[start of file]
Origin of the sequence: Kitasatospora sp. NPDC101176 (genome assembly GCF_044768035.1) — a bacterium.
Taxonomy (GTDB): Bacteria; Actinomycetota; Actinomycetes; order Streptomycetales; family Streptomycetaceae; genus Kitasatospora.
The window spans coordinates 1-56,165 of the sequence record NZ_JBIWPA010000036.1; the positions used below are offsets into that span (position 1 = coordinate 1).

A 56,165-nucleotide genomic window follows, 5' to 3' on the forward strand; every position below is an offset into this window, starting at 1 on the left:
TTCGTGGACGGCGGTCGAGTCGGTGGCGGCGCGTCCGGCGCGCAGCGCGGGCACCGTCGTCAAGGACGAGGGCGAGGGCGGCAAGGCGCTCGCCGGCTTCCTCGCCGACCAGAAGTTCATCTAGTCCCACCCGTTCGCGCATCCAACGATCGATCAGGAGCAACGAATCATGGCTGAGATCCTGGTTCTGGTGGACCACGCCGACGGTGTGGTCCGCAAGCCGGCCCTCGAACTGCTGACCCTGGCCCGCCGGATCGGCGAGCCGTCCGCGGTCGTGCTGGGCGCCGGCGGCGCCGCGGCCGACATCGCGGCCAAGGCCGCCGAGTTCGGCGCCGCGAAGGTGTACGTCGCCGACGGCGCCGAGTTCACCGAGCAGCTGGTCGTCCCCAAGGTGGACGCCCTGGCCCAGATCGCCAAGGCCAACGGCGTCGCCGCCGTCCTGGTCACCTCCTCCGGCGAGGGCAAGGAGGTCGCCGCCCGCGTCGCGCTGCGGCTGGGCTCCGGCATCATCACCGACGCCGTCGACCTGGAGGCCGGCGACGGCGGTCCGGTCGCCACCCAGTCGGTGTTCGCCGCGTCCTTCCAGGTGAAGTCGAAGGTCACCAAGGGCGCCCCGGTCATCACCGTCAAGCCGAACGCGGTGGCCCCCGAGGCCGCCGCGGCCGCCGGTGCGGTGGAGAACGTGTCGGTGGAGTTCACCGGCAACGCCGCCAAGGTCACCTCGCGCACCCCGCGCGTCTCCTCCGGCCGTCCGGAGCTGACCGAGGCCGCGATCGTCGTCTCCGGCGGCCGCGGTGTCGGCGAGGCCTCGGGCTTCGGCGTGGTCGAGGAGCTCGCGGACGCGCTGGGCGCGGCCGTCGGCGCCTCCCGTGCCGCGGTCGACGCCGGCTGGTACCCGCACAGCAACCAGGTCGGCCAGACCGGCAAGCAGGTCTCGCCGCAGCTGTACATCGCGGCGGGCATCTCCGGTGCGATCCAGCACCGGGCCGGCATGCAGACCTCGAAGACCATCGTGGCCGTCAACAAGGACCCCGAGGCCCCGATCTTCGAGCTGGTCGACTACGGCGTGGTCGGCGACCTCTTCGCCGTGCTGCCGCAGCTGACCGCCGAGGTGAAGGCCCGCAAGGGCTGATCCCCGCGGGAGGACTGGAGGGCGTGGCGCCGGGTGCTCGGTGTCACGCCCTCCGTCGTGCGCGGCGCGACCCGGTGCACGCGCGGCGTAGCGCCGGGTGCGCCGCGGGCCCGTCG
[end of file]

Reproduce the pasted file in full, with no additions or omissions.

Origin of the sequence: Kitasatospora sp. NPDC101176 (genome assembly GCF_044768035.1) — a bacterium.
Taxonomy (GTDB): Bacteria; Actinomycetota; Actinomycetes; order Streptomycetales; family Streptomycetaceae; genus Kitasatospora.
The window spans coordinates 1-56,165 of the sequence record NZ_JBIWPA010000036.1; the positions used below are offsets into that span (position 1 = coordinate 1).

A 56,165-nucleotide genomic window follows, 5' to 3' on the forward strand; every position below is an offset into this window, starting at 1 on the left:
TTCGTGGACGGCGGTCGAGTCGGTGGCGGCGCGTCCGGCGCGCAGCGCGGGCACCGTCGTCAAGGACGAGGGCGAGGGCGGCAAGGCGCTCGCCGGCTTCCTCGCCGACCAGAAGTTCATCTAGTCCCACCCGTTCGCGCATCCAACGATCGATCAGGAGCAACGAATCATGGCTGAGATCCTGGTTCTGGTGGACCACGCCGACGGTGTGGTCCGCAAGCCGGCCCTCGAACTGCTGACCCTGGCCCGCCGGATCGGCGAGCCGTCCGCGGTCGTGCTGGGCGCCGGCGGCGCCGCGGCCGACATCGCGGCCAAGGCCGCCGAGTTCGGCGCCGCGAAGGTGTACGTCGCCGACGGCGCCGAGTTCACCGAGCAGCTGGTCGTCCCCAAGGTGGACGCCCTGGCCCAGATCGCCAAGGCCAACGGCGTCGCCGCCGTCCTGGTCACCTCCTCCGGCGAGGGCAAGGAGGTCGCCGCCCGCGTCGCGCTGCGGCTGGGCTCCGGCATCATCACCGACGCCGTCGACCTGGAGGCCGGCGACGGCGGTCCGGTCGCCACCCAGTCGGTGTTCGCCGCGTCCTTCCAGGTGAAGTCGAAGGTCACCAAGGGCGCCCCGGTCATCACCGTCAAGCCGAACGCGGTGGCCCCCGAGGCCGCCGCGGCCGCCGGTGCGGTGGAGAACGTGTCGGTGGAGTTCACCGGCAACGCCGCCAAGGTCACCTCGCGCACCCCGCGCGTCTCCTCCGGCCGTCCGGAGCTGACCGAGGCCGCGATCGTCGTCTCCGGCGGCCGCGGTGTCGGCGAGGCCTCGGGCTTCGGCGTGGTCGAGGAGCTCGCGGACGCGCTGGGCGCGGCCGTCGGCGCCTCCCGTGCCGCGGTCGACGCCGGCTGGTACCCGCACAGCAACCAGGTCGGCCAGACCGGCAAGCAGGTCTCGCCGCAGCTGTACATCGCGGCGGGCATCTCCGGTGCGATCCAGCACCGGGCCGGCATGCAGACCTCGAAGACCATCGTGGCCGTCAACAAGGACCCCGAGGCCCCGATCTTCGAGCTGGTCGACTACGGCGTGGTCGGCGACCTCTTCGCCGTGCTGCCGCAGCTGACCGCCGAGGTGAAGGCCCGCAAGGGCTGATCCCCGCGGGAGGACTGGAGGGCGTGGCGCCGGGTGCTCGGTGTCACGCCCTCCGTCGTGCGCGGCGCGACCCGGTGCACGCGCGGCGTAGCGCCGGGTGCGCCGCGGGCCCGTCG